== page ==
requirements of the Act through December 31, 2010. (Tr. 16, Finding 1). The ALJ determined
Plaintiff had not engaged in Substantial Gainful Activity (“SGA”) since May 26, 2007, his alleged
onset date. (Tr. 16, Finding 2). The ALJ determined Plaintiff had the following severe impairments:
chronic back pain, obesity, and diabetes mellitus. (Tr. 16-18, Finding 3). The ALJ also determined
Plaintiff’s impairments did not meet or medically equal the requirements of any of the Listings of
Impairments in Appendix 1 to Subpart P of Regulations No. 4 (“Listings”). (Tr. 19, Finding 4).
The ALJ determined Plaintiff was thirty-six (36) years old on his alleged disability onset date.
(Tr. 28, Finding 7). Such an individual is defined as a “younger person” sunder 20 C.F.R. §
404.1563(c) (2008) (DIB) and 20 C.F.R. § 416.963(c) (2008) (SSI). (Tr. 28, Finding 7). Further,
the ALJ determined Plaintiff had at least a high school education and was able to communicate in
English. (Tr. 28, Finding 8).
In this decision, the ALJ evaluated Plaintiff’s subjective complaints and determined his RFC.
(Tr. 19-28, Finding 5). First, the ALJ evaluated Plaintiff’s subjective complaints and found his
claimed limitations were not entirely credible. Id. Second, the ALJ determined Plaintiff retained
the RFC to perform the following:
After careful consideration of the entire record, the undersigned finds that the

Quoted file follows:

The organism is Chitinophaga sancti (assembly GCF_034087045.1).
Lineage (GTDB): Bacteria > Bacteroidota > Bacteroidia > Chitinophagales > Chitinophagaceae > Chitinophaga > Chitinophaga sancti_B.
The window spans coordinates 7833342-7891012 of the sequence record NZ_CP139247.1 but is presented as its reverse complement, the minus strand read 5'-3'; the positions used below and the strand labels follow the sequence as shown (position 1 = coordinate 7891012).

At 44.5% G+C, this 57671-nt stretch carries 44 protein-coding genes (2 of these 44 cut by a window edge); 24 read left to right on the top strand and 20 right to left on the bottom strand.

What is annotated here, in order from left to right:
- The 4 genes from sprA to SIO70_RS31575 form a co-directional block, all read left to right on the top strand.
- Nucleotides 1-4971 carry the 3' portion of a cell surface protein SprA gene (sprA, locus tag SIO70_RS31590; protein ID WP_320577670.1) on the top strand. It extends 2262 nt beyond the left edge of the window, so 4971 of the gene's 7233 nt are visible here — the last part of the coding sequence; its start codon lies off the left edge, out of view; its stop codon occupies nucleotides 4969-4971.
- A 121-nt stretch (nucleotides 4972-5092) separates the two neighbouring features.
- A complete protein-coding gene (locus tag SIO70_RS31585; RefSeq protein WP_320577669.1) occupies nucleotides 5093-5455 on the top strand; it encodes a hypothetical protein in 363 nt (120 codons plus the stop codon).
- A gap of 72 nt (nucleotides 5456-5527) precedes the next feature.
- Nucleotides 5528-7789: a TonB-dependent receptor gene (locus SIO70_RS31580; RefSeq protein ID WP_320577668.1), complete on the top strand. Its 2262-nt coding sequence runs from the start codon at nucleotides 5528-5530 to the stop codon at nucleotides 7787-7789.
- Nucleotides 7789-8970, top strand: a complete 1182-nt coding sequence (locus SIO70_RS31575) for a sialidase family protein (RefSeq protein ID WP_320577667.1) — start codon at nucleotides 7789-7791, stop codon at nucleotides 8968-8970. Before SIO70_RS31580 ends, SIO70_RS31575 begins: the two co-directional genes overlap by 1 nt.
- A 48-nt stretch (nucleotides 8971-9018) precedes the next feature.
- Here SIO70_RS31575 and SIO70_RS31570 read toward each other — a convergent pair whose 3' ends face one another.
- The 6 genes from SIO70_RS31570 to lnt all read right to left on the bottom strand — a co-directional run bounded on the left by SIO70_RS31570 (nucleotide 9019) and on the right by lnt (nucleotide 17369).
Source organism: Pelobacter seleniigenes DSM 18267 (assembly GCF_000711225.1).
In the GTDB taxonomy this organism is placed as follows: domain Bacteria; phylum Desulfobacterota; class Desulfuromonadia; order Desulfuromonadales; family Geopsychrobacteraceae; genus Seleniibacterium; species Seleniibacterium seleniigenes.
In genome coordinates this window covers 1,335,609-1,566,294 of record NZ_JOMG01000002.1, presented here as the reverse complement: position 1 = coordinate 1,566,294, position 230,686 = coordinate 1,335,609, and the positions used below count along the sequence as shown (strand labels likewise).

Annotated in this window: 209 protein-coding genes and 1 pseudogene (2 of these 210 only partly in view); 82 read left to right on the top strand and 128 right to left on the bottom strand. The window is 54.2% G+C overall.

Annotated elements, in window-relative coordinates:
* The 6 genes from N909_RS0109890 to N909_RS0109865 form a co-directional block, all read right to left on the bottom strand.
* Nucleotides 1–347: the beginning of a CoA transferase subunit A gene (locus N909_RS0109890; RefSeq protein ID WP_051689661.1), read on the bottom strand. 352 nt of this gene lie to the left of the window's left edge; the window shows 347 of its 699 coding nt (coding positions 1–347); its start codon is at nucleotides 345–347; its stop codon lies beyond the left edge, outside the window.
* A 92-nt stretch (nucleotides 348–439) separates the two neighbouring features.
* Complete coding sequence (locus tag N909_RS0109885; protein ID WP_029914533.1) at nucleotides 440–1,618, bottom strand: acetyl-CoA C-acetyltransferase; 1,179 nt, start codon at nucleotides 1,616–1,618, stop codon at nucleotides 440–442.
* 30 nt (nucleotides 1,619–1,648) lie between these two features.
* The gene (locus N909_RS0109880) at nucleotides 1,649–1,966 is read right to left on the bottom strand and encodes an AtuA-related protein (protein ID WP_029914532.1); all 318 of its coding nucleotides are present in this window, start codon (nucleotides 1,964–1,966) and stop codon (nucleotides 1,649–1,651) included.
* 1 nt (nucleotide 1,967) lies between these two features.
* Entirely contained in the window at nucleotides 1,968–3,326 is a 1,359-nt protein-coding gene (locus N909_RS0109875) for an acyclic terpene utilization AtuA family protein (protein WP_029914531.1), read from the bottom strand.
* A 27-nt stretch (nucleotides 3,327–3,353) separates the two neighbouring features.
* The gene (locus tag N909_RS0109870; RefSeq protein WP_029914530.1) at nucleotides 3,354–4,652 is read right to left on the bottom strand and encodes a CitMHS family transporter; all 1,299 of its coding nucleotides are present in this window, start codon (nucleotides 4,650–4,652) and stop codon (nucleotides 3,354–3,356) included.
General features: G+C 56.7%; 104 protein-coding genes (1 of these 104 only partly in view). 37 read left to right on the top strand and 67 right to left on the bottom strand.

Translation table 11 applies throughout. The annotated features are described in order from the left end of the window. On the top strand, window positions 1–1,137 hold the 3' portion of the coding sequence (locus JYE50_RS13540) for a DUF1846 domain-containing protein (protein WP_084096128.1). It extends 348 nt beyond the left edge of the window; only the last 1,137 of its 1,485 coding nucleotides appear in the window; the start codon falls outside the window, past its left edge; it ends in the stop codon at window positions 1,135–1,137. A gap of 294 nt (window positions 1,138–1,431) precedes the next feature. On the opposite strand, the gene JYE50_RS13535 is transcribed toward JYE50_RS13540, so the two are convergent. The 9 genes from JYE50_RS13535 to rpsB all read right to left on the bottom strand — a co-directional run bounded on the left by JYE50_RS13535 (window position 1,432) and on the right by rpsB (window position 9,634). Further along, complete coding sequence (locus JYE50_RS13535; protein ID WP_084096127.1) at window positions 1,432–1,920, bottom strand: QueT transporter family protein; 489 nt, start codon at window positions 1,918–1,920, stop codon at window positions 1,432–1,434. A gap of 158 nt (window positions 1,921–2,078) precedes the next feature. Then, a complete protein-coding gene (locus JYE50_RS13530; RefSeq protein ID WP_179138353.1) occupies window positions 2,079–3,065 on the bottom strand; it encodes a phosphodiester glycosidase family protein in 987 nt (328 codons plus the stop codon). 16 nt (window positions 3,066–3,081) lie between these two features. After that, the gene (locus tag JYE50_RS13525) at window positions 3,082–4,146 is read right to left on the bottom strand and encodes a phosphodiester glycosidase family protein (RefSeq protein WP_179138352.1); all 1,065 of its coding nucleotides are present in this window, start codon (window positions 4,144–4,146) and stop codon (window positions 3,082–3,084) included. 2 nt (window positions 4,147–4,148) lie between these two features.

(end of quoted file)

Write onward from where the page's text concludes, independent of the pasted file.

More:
claimant has the residual functional capacity to perform the full range of sedentary
work as defined in 20 CFR 404.1567(a) and 416.967(a). The claimant can
occasionally lift no more than 10 pounds; sit about 6 hours per 8 hour workday; and
stand/walk no more than 2 hours per 8 hour workday.
(Tr. 19, Finding 5).
The ALJ evaluated Plaintiff’s Past Relevant Work (“PRW”). (Tr. 28, Finding 6). The ALJ
found Plaintiff’s PRW included work as a logging truck driver (medium, semi-skilled). Id. Because
Plaintiff’s RFC limited him to sedentary work, the ALJ found Plaintiff was unable to return to his
PRW. Id. The ALJ, however, also evaluated whether there was other work existing in significant
numbers in the national economy Plaintiff could perform. (Tr. 28-29, Finding 10). Based upon
Medical-Vocational Guidelines Rule 201.28, the ALJ determined that even with his impairments,
Plaintiff retained the capacity to perform a significant number of jobs in the national economy. Id.
Because Plaintiff was found to be able to perform this other work, the ALJ determined he had not
been under a disability, as defined by the Act, from May 26, 2007 through the date of his decision